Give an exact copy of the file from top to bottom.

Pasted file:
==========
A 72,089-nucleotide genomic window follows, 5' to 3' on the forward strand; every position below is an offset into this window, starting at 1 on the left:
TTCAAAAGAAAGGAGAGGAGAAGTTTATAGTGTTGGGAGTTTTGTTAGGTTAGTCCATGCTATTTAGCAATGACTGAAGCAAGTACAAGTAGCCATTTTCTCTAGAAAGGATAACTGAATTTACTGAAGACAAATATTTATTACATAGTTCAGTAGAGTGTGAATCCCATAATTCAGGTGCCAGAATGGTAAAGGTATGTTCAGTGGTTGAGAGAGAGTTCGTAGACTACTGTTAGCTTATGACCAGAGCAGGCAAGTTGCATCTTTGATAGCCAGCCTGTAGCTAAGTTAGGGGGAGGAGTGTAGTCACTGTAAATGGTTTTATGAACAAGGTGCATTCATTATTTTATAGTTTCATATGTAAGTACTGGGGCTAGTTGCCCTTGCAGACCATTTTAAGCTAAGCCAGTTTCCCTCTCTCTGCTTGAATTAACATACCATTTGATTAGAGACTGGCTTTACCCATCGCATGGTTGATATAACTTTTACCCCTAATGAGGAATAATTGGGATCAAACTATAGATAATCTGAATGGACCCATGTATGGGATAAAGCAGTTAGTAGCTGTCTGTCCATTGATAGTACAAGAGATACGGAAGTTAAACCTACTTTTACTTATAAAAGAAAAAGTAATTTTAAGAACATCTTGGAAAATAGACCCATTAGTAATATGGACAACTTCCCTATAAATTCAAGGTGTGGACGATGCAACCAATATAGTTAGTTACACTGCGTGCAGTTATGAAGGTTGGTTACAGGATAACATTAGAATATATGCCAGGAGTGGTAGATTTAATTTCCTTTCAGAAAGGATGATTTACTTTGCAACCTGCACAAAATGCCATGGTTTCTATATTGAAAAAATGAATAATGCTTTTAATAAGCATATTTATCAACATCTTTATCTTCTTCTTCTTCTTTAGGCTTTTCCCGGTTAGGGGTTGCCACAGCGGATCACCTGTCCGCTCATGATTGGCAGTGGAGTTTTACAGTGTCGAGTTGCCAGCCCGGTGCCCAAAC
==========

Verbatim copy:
A 72,089-nucleotide genomic window follows, 5' to 3' on the forward strand; every position below is an offset into this window, starting at 1 on the left:
TTCAAAAGAAAGGAGAGGAGAAGTTTATAGTGTTGGGAGTTTTGTTAGGTTAGTCCATGCTATTTAGCAATGACTGAAGCAAGTACAAGTAGCCATTTTCTCTAGAAAGGATAACTGAATTTACTGAAGACAAATATTTATTACATAGTTCAGTAGAGTGTGAATCCCATAATTCAGGTGCCAGAATGGTAAAGGTATGTTCAGTGGTTGAGAGAGAGTTCGTAGACTACTGTTAGCTTATGACCAGAGCAGGCAAGTTGCATCTTTGATAGCCAGCCTGTAGCTAAGTTAGGGGGAGGAGTGTAGTCACTGTAAATGGTTTTATGAACAAGGTGCATTCATTATTTTATAGTTTCATATGTAAGTACTGGGGCTAGTTGCCCTTGCAGACCATTTTAAGCTAAGCCAGTTTCCCTCTCTCTGCTTGAATTAACATACCATTTGATTAGAGACTGGCTTTACCCATCGCATGGTTGATATAACTTTTACCCCTAATGAGGAATAATTGGGATCAAACTATAGATAATCTGAATGGACCCATGTATGGGATAAAGCAGTTAGTAGCTGTCTGTCCATTGATAGTACAAGAGATACGGAAGTTAAACCTACTTTTACTTATAAAAGAAAAAGTAATTTTAAGAACATCTTGGAAAATAGACCCATTAGTAATATGGACAACTTCCCTATAAATTCAAGGTGTGGACGATGCAACCAATATAGTTAGTTACACTGCGTGCAGTTATGAAGGTTGGTTACAGGATAACATTAGAATATATGCCAGGAGTGGTAGATTTAATTTCCTTTCAGAAAGGATGATTTACTTTGCAACCTGCACAAAATGCCATGGTTTCTATATTGAAAAAATGAATAATGCTTTTAATAAGCATATTTATCAACATCTTTATCTTCTTCTTCTTCTTTAGGCTTTTCCCGGTTAGGGGTTGCCACAGCGGATCACCTGTCCGCTCATGATTGGCAGTGGAGTTTTACAGTGTCGAGTTGCCAGCCCGGTGCCCAAAC